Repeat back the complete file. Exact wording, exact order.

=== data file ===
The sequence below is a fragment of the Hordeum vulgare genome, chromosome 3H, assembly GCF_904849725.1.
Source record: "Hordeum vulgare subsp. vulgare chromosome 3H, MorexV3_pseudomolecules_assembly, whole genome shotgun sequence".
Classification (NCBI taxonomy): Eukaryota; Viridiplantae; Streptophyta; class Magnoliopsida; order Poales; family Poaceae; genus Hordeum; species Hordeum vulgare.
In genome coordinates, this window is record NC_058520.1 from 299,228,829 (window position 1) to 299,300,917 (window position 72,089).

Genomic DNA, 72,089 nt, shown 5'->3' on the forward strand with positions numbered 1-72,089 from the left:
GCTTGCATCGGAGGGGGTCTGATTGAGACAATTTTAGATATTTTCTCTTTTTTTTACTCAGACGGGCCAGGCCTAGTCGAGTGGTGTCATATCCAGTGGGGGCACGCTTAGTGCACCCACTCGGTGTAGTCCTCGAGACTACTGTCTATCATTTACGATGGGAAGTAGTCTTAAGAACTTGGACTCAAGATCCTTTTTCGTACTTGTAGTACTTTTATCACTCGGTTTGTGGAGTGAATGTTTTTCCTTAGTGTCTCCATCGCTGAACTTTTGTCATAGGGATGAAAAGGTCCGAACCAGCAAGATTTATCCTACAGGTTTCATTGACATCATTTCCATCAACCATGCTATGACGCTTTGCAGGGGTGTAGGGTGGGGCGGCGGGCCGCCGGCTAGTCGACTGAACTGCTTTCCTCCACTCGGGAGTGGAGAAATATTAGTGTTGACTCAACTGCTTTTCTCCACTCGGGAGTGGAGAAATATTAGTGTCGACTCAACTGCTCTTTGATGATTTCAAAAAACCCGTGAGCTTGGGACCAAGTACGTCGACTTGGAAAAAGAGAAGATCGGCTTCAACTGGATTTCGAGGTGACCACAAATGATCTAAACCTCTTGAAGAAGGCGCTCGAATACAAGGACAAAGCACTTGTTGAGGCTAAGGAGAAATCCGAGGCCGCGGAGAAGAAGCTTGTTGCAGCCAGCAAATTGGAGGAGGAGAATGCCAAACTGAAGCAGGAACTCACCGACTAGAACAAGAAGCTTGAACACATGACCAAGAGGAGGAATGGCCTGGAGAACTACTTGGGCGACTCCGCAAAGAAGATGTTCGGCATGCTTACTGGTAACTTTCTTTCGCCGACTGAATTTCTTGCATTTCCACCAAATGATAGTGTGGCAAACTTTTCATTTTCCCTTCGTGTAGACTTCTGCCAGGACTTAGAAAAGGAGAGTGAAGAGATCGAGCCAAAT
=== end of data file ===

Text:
The sequence below is a fragment of the Hordeum vulgare genome, chromosome 3H, assembly GCF_904849725.1.
Source record: "Hordeum vulgare subsp. vulgare chromosome 3H, MorexV3_pseudomolecules_assembly, whole genome shotgun sequence".
Classification (NCBI taxonomy): Eukaryota; Viridiplantae; Streptophyta; class Magnoliopsida; order Poales; family Poaceae; genus Hordeum; species Hordeum vulgare.
In genome coordinates, this window is record NC_058520.1 from 299,228,829 (window position 1) to 299,300,917 (window position 72,089).

Genomic DNA, 72,089 nt, shown 5'->3' on the forward strand with positions numbered 1-72,089 from the left:
GCTTGCATCGGAGGGGGTCTGATTGAGACAATTTTAGATATTTTCTCTTTTTTTTACTCAGACGGGCCAGGCCTAGTCGAGTGGTGTCATATCCAGTGGGGGCACGCTTAGTGCACCCACTCGGTGTAGTCCTCGAGACTACTGTCTATCATTTACGATGGGAAGTAGTCTTAAGAACTTGGACTCAAGATCCTTTTTCGTACTTGTAGTACTTTTATCACTCGGTTTGTGGAGTGAATGTTTTTCCTTAGTGTCTCCATCGCTGAACTTTTGTCATAGGGATGAAAAGGTCCGAACCAGCAAGATTTATCCTACAGGTTTCATTGACATCATTTCCATCAACCATGCTATGACGCTTTGCAGGGGTGTAGGGTGGGGCGGCGGGCCGCCGGCTAGTCGACTGAACTGCTTTCCTCCACTCGGGAGTGGAGAAATATTAGTGTTGACTCAACTGCTTTTCTCCACTCGGGAGTGGAGAAATATTAGTGTCGACTCAACTGCTCTTTGATGATTTCAAAAAACCCGTGAGCTTGGGACCAAGTACGTCGACTTGGAAAAAGAGAAGATCGGCTTCAACTGGATTTCGAGGTGACCACAAATGATCTAAACCTCTTGAAGAAGGCGCTCGAATACAAGGACAAAGCACTTGTTGAGGCTAAGGAGAAATCCGAGGCCGCGGAGAAGAAGCTTGTTGCAGCCAGCAAATTGGAGGAGGAGAATGCCAAACTGAAGCAGGAACTCACCGACTAGAACAAGAAGCTTGAACACATGACCAAGAGGAGGAATGGCCTGGAGAACTACTTGGGCGACTCCGCAAAGAAGATGTTCGGCATGCTTACTGGTAACTTTCTTTCGCCGACTGAATTTCTTGCATTTCCACCAAATGATAGTGTGGCAAACTTTTCATTTTCCCTTCGTGTAGACTTCTGCCAGGACTTAGAAAAGGAGAGTGAAGAGATCGAGCCAAAT